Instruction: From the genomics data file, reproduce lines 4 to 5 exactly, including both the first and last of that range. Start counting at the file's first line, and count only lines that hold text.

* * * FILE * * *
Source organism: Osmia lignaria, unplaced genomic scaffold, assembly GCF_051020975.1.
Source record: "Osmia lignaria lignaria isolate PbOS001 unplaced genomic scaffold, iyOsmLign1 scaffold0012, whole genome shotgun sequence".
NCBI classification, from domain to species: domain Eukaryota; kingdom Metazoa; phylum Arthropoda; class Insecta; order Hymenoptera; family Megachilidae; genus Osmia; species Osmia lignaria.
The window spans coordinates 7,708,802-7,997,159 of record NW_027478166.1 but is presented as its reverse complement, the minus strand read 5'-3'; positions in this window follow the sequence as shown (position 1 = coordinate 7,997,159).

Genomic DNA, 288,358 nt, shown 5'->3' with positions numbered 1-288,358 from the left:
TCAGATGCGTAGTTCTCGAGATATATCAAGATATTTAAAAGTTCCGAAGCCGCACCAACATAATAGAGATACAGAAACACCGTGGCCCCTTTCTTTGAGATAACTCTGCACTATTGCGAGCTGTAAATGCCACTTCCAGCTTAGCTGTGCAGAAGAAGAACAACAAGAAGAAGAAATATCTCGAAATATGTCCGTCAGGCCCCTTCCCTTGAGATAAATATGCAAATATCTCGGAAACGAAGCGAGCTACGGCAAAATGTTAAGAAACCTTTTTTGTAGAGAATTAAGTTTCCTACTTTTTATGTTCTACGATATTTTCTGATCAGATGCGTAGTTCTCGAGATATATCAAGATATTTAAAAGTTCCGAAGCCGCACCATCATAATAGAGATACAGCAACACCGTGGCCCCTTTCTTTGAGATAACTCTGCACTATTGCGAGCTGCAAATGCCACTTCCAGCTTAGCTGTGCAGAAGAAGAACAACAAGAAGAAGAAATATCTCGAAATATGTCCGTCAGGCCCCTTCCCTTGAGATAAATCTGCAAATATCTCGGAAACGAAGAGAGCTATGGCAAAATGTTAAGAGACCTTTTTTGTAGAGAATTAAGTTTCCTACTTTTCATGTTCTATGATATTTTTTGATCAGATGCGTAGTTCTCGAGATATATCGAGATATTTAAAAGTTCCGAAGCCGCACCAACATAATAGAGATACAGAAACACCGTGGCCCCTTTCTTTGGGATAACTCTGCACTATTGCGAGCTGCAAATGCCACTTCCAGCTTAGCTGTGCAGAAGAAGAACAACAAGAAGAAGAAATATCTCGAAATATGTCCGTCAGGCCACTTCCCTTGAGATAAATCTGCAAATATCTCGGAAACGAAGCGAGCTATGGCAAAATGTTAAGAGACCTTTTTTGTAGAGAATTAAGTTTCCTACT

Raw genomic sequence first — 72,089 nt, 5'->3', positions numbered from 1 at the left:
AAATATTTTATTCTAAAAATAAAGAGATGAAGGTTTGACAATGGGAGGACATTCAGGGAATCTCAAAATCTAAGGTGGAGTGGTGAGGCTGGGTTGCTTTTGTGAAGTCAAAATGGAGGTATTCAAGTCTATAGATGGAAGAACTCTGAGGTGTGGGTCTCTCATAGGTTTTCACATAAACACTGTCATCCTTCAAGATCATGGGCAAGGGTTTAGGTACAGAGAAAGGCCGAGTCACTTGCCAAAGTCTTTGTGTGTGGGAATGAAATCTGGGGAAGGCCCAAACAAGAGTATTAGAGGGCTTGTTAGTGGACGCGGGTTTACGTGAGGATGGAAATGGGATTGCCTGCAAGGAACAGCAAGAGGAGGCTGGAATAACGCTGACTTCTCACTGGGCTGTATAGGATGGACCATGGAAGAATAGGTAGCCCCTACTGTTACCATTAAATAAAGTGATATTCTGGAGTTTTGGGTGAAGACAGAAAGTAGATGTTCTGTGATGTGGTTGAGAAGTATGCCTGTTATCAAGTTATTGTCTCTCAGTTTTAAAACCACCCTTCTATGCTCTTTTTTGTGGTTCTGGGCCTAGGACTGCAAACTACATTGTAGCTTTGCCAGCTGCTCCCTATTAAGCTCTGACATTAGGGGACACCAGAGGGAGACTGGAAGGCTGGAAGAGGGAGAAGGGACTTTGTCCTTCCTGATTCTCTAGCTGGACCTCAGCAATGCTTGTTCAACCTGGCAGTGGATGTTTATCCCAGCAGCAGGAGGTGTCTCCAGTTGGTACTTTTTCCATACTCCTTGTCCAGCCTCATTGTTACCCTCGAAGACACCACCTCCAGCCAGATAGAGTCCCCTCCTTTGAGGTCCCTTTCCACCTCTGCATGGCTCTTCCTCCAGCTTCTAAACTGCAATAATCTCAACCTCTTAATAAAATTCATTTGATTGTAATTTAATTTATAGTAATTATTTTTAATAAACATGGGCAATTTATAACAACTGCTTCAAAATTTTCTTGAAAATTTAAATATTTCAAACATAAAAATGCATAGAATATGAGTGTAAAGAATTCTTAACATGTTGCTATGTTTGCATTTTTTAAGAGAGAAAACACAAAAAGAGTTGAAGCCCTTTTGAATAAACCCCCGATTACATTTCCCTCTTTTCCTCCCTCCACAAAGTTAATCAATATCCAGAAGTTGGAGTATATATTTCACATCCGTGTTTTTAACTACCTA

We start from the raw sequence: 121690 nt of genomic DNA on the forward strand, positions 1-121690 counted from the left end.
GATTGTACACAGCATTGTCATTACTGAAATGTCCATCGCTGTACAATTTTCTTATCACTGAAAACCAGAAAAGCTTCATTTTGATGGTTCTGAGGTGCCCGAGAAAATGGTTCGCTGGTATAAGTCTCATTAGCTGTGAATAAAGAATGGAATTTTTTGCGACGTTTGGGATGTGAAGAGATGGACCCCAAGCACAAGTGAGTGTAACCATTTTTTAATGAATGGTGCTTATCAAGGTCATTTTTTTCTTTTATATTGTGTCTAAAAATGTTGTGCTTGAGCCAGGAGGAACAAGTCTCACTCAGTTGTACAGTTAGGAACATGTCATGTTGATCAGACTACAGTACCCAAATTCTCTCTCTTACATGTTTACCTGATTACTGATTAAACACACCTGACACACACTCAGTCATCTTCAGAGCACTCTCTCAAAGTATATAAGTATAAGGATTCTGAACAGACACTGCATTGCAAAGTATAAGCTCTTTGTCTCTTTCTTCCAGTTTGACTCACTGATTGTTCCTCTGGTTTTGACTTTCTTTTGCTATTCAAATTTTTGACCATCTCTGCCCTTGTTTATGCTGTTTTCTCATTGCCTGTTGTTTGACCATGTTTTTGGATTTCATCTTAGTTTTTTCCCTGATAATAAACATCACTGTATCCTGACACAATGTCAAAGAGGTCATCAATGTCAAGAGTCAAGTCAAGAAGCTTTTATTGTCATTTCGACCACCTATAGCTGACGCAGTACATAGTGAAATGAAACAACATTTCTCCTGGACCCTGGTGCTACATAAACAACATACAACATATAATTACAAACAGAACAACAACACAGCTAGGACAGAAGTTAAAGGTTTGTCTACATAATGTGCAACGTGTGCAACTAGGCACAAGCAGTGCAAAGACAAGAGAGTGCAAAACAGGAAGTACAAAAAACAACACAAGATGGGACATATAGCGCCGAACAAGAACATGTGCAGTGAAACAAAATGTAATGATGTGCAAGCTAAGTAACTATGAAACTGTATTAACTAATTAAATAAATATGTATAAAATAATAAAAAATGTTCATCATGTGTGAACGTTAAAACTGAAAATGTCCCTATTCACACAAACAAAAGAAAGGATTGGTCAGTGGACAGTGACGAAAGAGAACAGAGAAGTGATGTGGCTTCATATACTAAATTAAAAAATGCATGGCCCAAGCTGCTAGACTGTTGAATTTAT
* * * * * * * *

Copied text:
The window spans coordinates 7,708,802-7,997,159 of record NW_027478166.1 but is presented as its reverse complement, the minus strand read 5'-3'; positions in this window follow the sequence as shown (position 1 = coordinate 7,997,159).

Genomic DNA, 288,358 nt, shown 5'->3' with positions numbered 1-288,358 from the left: